Joined: Tue Jul 17, 2012 9:04 pm
Location: United Kingdom

Post by stratogavster »

Based on HLA's nice diagram related to backlash and printing quality of circles.....I too find this issue....(plus a few others!)

I'm not entirely sure there is much in the way of linear backlash in it's traditional form (as I understand it) but rather I feel it's down to a number of related / similar factors as follows:

1.) Diameter of the pulleys not being as per the original development spec VS the firmware config step/mm (Guillaume suggested this)
2.) Fundamental mechanical design
3.) Mechanical friction factors
4.) General low-precison linear slides


These factors combined would result in what we're seeing manifested as poorly defined circles and / or dimensional errors / quality issues....unless any other guys out there have other ideas or theories?

I've found that on my very first print of a cube 25mm x 25mm x 10mm (Height) each axis was printing 24.5mm x 24.2mm respectively...the Z was spot on at 10mm...well 10.1mm but i'll live with that for such a process :)

So to hit the 'high quality print' holy-grail I think a few upgrades / developments need to happen amongst us all :shock:


Based on point 2 & 3 - My additional thoughts / theories are that the fundamental makeup of the mechanical Y axis - the 'pinched belt' is not ideal and creates a lot of tension in the system for such a delicate operational demand.

Also the X-axis has the 'belt pass through' hole which i'm sure has some kind of standing-wave present which rides against the roof of it's pass-through hole, thus creating some kind of resonant drag.

Last but not least the particular type of low precision linear slides in the design are really fighting against the other merits the design has...

Just all theory...

The only way forwards I guess is to firstly tackle the easy stuff....no. 1....start by calibrating the firmware exactly to each users setup as each pulley will have a manufacturing tolerance....

I've never ever messed with firmware or calibrated any kind of stepper / CNC so any guides on how to do this would be great!

After that I feel we can tackle the other elements I feel are at play here! and start printing at 0.05mm layers :D
Last edited by stratogavster on Wed Sep 19, 2012 9:13 pm, edited 1 time in total.

stratogavster
Posts: 120
Joined: Tue Jul 17, 2012 9:04 pm
Location: United Kingdom

Post by stratogavster »

..after the comments i've added I thought it would be useful to show my latest achievements, which I must admit are very 'mixed'...both bad and good...

After printing a pre-made Gcode file of a Felix 1.0 part (added on the forums by Guillaume) I'm having huge problems getting good quality results and i'm suffering huge z-shift and junk circles as per HLAs findings!....

....but I tried to print the high quality Owl gcode (though cut the print short as I wasn't going to leave the machine on for 12hrs!!) and I had what appears to be a nice print....ok had some blobbing and shift but overall it's heading in the right direction!

See images :) (excuse the fingers)
Owl Part Print 1
Owl Part Print 1
Owl Part Print 2
Owl Part Print 2
Owl Part Print 3
Owl Part Print 3
Last edited by stratogavster on Wed Sep 19, 2012 9:13 pm, edited 1 time in total.

HLA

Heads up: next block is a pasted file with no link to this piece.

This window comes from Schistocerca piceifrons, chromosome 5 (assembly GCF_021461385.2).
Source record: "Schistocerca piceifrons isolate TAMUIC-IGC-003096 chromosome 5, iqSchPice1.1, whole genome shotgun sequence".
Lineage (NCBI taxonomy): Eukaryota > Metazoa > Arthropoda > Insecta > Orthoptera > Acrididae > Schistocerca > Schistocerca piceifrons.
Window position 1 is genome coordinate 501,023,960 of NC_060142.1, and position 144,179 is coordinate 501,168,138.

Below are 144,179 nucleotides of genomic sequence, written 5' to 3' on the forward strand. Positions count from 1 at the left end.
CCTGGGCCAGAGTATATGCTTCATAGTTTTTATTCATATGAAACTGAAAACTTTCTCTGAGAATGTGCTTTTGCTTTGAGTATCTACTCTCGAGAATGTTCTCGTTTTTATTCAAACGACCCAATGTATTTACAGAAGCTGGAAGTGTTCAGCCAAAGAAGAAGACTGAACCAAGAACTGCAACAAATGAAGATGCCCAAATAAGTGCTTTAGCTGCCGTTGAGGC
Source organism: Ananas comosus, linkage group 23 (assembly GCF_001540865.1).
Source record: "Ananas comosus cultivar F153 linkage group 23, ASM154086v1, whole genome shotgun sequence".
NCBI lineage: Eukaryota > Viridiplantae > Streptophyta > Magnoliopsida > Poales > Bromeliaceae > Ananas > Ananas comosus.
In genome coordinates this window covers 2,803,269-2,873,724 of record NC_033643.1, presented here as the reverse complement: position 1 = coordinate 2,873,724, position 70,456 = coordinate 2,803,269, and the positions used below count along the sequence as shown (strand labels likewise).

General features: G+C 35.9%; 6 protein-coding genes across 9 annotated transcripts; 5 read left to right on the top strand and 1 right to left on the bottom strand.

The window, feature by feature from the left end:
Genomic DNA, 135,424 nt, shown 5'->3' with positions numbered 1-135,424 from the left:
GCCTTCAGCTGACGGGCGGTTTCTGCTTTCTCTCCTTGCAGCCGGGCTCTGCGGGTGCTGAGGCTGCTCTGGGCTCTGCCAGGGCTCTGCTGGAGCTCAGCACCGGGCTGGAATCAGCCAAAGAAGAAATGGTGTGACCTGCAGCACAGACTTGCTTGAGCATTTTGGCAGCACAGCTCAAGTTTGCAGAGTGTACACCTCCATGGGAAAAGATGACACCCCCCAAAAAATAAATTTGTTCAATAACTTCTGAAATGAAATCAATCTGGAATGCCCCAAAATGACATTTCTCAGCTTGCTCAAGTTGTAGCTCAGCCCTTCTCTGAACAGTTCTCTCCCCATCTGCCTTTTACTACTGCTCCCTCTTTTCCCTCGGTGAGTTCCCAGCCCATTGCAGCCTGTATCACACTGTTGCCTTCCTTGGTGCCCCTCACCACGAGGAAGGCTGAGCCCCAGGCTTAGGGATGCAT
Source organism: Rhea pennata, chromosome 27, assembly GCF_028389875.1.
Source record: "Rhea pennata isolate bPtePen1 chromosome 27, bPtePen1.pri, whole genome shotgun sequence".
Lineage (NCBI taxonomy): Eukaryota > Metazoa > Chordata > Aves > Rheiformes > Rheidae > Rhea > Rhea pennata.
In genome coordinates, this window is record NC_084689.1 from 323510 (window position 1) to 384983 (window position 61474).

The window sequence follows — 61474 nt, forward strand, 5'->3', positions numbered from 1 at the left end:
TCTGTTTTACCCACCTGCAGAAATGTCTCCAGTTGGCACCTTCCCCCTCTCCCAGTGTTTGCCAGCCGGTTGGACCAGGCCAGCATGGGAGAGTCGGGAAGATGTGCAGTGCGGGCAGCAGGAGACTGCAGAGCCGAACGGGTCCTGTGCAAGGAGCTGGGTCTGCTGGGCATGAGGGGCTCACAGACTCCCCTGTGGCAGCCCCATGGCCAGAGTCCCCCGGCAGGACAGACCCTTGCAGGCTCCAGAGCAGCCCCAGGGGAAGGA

Posts: 73
Joined: Sat May 05, 2012 11:35 pm
Location: Vienna, Austria

Post by HLA »

@stratogavster: Thanks for highlighting a number of issues. Nevertheless, correcting for steps/mm might be too inaccurate compare to a theoretical evaluation using supplier's datasheets for pulleys and belts. Unless you have some high-end measuring equipment that you didn't mention, besides a digital caliper.

Anyway, I opened a new thread for backlash in Hardware>Mechanics. Posted my progress on this there.

Lioric
Posts: 116
Joined: Wed Aug 15, 2012 1:13 am

Post by Lioric »

Bear in mind that probably the inaccuracy in relation with the expected size might be because of the wall thickness, I have found that in my machine, in its current setup I needed to modify the extruder amount of flow to ~60% of what was originally in the default form, to give exact single wall width (my current extruder multiplier value is 0.642)

The _40x10.stl object used to calibrate this (the first object that is printed after assembling the printer) was producing 0.54mm walls, and after the calibration now produces 0.39mm walls (the exact value expected by the produced g-code)

HLA
Posts: 73
Joined: Sat May 05, 2012 11:35 pm
Location: Vienna, Austria

Post by HLA »

Excellent tip, Lioric. Thanks.
If I understand this correctly, you used 0.642 for the value of Feed Rate in Speed. Or is the E-steps corrector?

stratogavster
Posts: 120
Joined: Tue Jul 17, 2012 9:04 pm
Location: United Kingdom

Post by stratogavster »

As i'm so new to this and i've not even got to 'slicing' yet...i'm assuming these calibration and correction values are within one or all of the slicing softwares out there?

Lioric
Posts: 116
Joined: Wed Aug 15, 2012 1:13 am

Post by Lioric »

I'm really new to 3d printing as well. Been printing for 6 days now

@HLA

Im not using SFACT but Slic3r, its the called "extrusion multipler" from filament settings. But yes in SFACT feed rate ot E-steps will do similar effect. Hopefully I will start experimenting with SFACT soon

HLA
Posts: 73
Joined: Sat May 05, 2012 11:35 pm
Location: Vienna, Austria

Post by HLA »

@Lioric: I would prefer using slic3r to SFACT. It is significantly faster and the latest version has a great user interface. However, some models are not sliced correctly by slic3r in my experience thus leaving SFACT as the only choice. I have no idea why this happens, but until slic3r gets as robust as SFACT regarding different input models, there is no choice left than to use the monstrous SFACT.

@stratogavster: slic3r is the "user-friendly" slicing software out there. It has less settings available to the user, and is faster than e.g. SFACT. SFACT is a slicer for advanced users, with a large amount of levers one can tweak. However, the amount of settings is so huge that is out of human comprehension.